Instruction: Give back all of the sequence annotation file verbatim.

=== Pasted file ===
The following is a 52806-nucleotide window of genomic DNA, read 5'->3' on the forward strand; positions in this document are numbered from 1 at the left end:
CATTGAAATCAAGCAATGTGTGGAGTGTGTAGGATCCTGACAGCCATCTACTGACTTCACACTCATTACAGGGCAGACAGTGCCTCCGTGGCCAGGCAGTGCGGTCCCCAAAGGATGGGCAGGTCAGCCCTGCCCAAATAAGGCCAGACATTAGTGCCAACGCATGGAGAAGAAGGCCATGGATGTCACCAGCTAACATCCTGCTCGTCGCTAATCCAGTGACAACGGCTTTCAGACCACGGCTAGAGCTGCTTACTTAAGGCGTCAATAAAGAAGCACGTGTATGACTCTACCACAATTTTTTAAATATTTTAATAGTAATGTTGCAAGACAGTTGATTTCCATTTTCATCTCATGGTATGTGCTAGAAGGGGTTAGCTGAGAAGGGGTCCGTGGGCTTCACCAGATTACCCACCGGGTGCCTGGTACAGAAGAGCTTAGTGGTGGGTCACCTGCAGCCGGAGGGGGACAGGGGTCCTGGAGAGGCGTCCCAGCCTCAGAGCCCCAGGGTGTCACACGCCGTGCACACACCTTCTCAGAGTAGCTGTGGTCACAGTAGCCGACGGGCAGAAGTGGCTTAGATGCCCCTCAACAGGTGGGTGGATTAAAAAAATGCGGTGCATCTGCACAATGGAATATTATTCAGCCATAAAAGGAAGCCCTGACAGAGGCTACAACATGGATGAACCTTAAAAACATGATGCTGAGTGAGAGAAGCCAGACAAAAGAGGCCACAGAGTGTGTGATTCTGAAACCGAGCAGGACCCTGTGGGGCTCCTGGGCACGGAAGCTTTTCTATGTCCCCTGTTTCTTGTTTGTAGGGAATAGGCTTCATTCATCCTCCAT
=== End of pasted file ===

The following is a 52806-nucleotide window of genomic DNA, read 5'->3' on the forward strand; positions in this document are numbered from 1 at the left end:
CATTGAAATCAAGCAATGTGTGGAGTGTGTAGGATCCTGACAGCCATCTACTGACTTCACACTCATTACAGGGCAGACAGTGCCTCCGTGGCCAGGCAGTGCGGTCCCCAAAGGATGGGCAGGTCAGCCCTGCCCAAATAAGGCCAGACATTAGTGCCAACGCATGGAGAAGAAGGCCATGGATGTCACCAGCTAACATCCTGCTCGTCGCTAATCCAGTGACAACGGCTTTCAGACCACGGCTAGAGCTGCTTACTTAAGGCGTCAATAAAGAAGCACGTGTATGACTCTACCACAATTTTTTAAATATTTTAATAGTAATGTTGCAAGACAGTTGATTTCCATTTTCATCTCATGGTATGTGCTAGAAGGGGTTAGCTGAGAAGGGGTCCGTGGGCTTCACCAGATTACCCACCGGGTGCCTGGTACAGAAGAGCTTAGTGGTGGGTCACCTGCAGCCGGAGGGGGACAGGGGTCCTGGAGAGGCGTCCCAGCCTCAGAGCCCCAGGGTGTCACACGCCGTGCACACACCTTCTCAGAGTAGCTGTGGTCACAGTAGCCGACGGGCAGAAGTGGCTTAGATGCCCCTCAACAGGTGGGTGGATTAAAAAAATGCGGTGCATCTGCACAATGGAATATTATTCAGCCATAAAAGGAAGCCCTGACAGAGGCTACAACATGGATGAACCTTAAAAACATGATGCTGAGTGAGAGAAGCCAGACAAAAGAGGCCACAGAGTGTGTGATTCTGAAACCGAGCAGGACCCTGTGGGGCTCCTGGGCACGGAAGCTTTTCTATGTCCCCTGTTTCTTGTTTGTAGGGAATAGGCTTCATTCATCCTCCAT